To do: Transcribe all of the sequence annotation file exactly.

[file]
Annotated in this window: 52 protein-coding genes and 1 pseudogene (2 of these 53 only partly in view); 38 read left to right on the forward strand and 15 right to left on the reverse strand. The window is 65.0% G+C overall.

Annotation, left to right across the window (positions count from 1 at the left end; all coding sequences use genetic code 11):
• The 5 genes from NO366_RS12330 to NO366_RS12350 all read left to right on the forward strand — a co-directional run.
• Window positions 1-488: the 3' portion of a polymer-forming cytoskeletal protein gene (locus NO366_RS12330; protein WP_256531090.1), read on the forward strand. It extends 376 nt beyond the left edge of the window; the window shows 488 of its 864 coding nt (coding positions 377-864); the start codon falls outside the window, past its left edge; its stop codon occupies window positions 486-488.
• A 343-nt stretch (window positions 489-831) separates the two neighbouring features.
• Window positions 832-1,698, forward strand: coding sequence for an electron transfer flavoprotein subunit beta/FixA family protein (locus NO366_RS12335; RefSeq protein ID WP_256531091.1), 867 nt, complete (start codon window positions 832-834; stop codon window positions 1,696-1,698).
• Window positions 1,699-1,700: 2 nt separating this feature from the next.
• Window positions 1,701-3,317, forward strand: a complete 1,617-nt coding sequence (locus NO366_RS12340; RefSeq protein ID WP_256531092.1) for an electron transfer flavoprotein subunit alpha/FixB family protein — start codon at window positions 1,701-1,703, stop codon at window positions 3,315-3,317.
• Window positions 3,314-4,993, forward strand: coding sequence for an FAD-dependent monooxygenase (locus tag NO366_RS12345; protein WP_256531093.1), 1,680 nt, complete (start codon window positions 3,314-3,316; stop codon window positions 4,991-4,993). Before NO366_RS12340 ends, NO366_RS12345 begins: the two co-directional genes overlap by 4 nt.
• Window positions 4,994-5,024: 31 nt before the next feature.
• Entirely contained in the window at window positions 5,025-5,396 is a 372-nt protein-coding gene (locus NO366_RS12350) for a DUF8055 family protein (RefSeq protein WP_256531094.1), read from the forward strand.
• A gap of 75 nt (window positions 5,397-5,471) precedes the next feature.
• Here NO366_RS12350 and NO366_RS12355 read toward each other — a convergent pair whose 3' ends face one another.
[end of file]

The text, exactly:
Annotated in this window: 52 protein-coding genes and 1 pseudogene (2 of these 53 only partly in view); 38 read left to right on the forward strand and 15 right to left on the reverse strand. The window is 65.0% G+C overall.

Annotation, left to right across the window (positions count from 1 at the left end; all coding sequences use genetic code 11):
• The 5 genes from NO366_RS12330 to NO366_RS12350 all read left to right on the forward strand — a co-directional run.
• Window positions 1-488: the 3' portion of a polymer-forming cytoskeletal protein gene (locus NO366_RS12330; protein WP_256531090.1), read on the forward strand. It extends 376 nt beyond the left edge of the window; the window shows 488 of its 864 coding nt (coding positions 377-864); the start codon falls outside the window, past its left edge; its stop codon occupies window positions 486-488.
• A 343-nt stretch (window positions 489-831) separates the two neighbouring features.
• Window positions 832-1,698, forward strand: coding sequence for an electron transfer flavoprotein subunit beta/FixA family protein (locus NO366_RS12335; RefSeq protein ID WP_256531091.1), 867 nt, complete (start codon window positions 832-834; stop codon window positions 1,696-1,698).
• Window positions 1,699-1,700: 2 nt separating this feature from the next.
• Window positions 1,701-3,317, forward strand: a complete 1,617-nt coding sequence (locus NO366_RS12340; RefSeq protein ID WP_256531092.1) for an electron transfer flavoprotein subunit alpha/FixB family protein — start codon at window positions 1,701-1,703, stop codon at window positions 3,315-3,317.
• Window positions 3,314-4,993, forward strand: coding sequence for an FAD-dependent monooxygenase (locus tag NO366_RS12345; protein WP_256531093.1), 1,680 nt, complete (start codon window positions 3,314-3,316; stop codon window positions 4,991-4,993). Before NO366_RS12340 ends, NO366_RS12345 begins: the two co-directional genes overlap by 4 nt.
• Window positions 4,994-5,024: 31 nt before the next feature.
• Entirely contained in the window at window positions 5,025-5,396 is a 372-nt protein-coding gene (locus NO366_RS12350) for a DUF8055 family protein (RefSeq protein WP_256531094.1), read from the forward strand.
• A gap of 75 nt (window positions 5,397-5,471) precedes the next feature.
• Here NO366_RS12350 and NO366_RS12355 read toward each other — a convergent pair whose 3' ends face one another.